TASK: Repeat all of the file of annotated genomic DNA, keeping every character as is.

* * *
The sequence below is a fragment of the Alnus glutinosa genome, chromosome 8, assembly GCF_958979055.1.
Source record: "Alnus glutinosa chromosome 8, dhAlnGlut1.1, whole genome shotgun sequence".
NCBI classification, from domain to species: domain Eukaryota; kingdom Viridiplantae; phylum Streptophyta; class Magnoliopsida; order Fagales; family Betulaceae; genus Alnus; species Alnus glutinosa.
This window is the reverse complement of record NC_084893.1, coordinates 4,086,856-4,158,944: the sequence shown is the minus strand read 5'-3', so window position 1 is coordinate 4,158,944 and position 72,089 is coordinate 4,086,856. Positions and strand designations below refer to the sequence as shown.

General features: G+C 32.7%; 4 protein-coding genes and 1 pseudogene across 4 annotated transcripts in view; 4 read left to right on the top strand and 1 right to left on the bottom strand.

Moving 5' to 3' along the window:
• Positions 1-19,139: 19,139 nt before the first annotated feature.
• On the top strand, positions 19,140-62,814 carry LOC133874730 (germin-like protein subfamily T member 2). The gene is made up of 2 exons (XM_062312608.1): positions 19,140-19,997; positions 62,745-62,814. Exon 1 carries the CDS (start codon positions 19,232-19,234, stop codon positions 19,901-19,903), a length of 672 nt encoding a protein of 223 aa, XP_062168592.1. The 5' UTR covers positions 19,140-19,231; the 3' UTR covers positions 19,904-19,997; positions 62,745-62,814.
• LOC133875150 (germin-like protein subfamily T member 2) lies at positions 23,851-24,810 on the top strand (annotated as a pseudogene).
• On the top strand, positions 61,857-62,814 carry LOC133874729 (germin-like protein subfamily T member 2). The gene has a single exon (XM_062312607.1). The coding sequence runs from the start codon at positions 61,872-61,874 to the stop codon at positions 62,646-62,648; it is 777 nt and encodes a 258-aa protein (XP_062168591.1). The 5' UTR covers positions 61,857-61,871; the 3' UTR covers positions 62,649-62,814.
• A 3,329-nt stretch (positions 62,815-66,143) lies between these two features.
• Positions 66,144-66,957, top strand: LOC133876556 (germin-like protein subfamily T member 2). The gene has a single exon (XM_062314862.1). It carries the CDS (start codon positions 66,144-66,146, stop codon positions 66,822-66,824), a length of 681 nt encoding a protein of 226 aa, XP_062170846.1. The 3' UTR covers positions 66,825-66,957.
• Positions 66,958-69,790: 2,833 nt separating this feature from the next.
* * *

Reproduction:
The sequence below is a fragment of the Alnus glutinosa genome, chromosome 8, assembly GCF_958979055.1.
Source record: "Alnus glutinosa chromosome 8, dhAlnGlut1.1, whole genome shotgun sequence".
NCBI classification, from domain to species: domain Eukaryota; kingdom Viridiplantae; phylum Streptophyta; class Magnoliopsida; order Fagales; family Betulaceae; genus Alnus; species Alnus glutinosa.
This window is the reverse complement of record NC_084893.1, coordinates 4,086,856-4,158,944: the sequence shown is the minus strand read 5'-3', so window position 1 is coordinate 4,158,944 and position 72,089 is coordinate 4,086,856. Positions and strand designations below refer to the sequence as shown.

General features: G+C 32.7%; 4 protein-coding genes and 1 pseudogene across 4 annotated transcripts in view; 4 read left to right on the top strand and 1 right to left on the bottom strand.

Moving 5' to 3' along the window:
• Positions 1-19,139: 19,139 nt before the first annotated feature.
• On the top strand, positions 19,140-62,814 carry LOC133874730 (germin-like protein subfamily T member 2). The gene is made up of 2 exons (XM_062312608.1): positions 19,140-19,997; positions 62,745-62,814. Exon 1 carries the CDS (start codon positions 19,232-19,234, stop codon positions 19,901-19,903), a length of 672 nt encoding a protein of 223 aa, XP_062168592.1. The 5' UTR covers positions 19,140-19,231; the 3' UTR covers positions 19,904-19,997; positions 62,745-62,814.
• LOC133875150 (germin-like protein subfamily T member 2) lies at positions 23,851-24,810 on the top strand (annotated as a pseudogene).
• On the top strand, positions 61,857-62,814 carry LOC133874729 (germin-like protein subfamily T member 2). The gene has a single exon (XM_062312607.1). The coding sequence runs from the start codon at positions 61,872-61,874 to the stop codon at positions 62,646-62,648; it is 777 nt and encodes a 258-aa protein (XP_062168591.1). The 5' UTR covers positions 61,857-61,871; the 3' UTR covers positions 62,649-62,814.
• A 3,329-nt stretch (positions 62,815-66,143) lies between these two features.
• Positions 66,144-66,957, top strand: LOC133876556 (germin-like protein subfamily T member 2). The gene has a single exon (XM_062314862.1). It carries the CDS (start codon positions 66,144-66,146, stop codon positions 66,822-66,824), a length of 681 nt encoding a protein of 226 aa, XP_062170846.1. The 3' UTR covers positions 66,825-66,957.
• Positions 66,958-69,790: 2,833 nt separating this feature from the next.